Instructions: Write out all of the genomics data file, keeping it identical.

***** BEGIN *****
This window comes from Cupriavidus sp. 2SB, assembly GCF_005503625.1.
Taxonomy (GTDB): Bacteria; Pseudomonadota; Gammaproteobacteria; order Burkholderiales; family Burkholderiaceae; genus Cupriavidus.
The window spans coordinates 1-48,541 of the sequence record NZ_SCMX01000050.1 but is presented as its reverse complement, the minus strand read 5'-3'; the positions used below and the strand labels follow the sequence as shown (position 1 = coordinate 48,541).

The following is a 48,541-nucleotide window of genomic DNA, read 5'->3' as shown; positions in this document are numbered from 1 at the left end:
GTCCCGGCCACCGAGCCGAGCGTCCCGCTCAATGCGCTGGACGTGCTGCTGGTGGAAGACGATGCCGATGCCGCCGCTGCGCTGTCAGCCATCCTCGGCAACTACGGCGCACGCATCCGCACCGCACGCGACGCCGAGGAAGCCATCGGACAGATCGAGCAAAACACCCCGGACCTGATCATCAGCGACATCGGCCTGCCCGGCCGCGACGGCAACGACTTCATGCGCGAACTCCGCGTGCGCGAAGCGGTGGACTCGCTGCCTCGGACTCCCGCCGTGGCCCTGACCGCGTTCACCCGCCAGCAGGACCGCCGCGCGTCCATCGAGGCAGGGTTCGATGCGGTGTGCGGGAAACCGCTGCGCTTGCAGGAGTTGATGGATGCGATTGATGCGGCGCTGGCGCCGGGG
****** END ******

This window comes from Cupriavidus sp. 2SB, assembly GCF_005503625.1.
Taxonomy (GTDB): Bacteria; Pseudomonadota; Gammaproteobacteria; order Burkholderiales; family Burkholderiaceae; genus Cupriavidus.
The window spans coordinates 1-48,541 of the sequence record NZ_SCMX01000050.1 but is presented as its reverse complement, the minus strand read 5'-3'; the positions used below and the strand labels follow the sequence as shown (position 1 = coordinate 48,541).

The following is a 48,541-nucleotide window of genomic DNA, read 5'->3' as shown; positions in this document are numbered from 1 at the left end:
GTCCCGGCCACCGAGCCGAGCGTCCCGCTCAATGCGCTGGACGTGCTGCTGGTGGAAGACGATGCCGATGCCGCCGCTGCGCTGTCAGCCATCCTCGGCAACTACGGCGCACGCATCCGCACCGCACGCGACGCCGAGGAAGCCATCGGACAGATCGAGCAAAACACCCCGGACCTGATCATCAGCGACATCGGCCTGCCCGGCCGCGACGGCAACGACTTCATGCGCGAACTCCGCGTGCGCGAAGCGGTGGACTCGCTGCCTCGGACTCCCGCCGTGGCCCTGACCGCGTTCACCCGCCAGCAGGACCGCCGCGCGTCCATCGAGGCAGGGTTCGATGCGGTGTGCGGGAAACCGCTGCGCTTGCAGGAGTTGATGGATGCGATTGATGCGGCGCTGGCGCCGGGG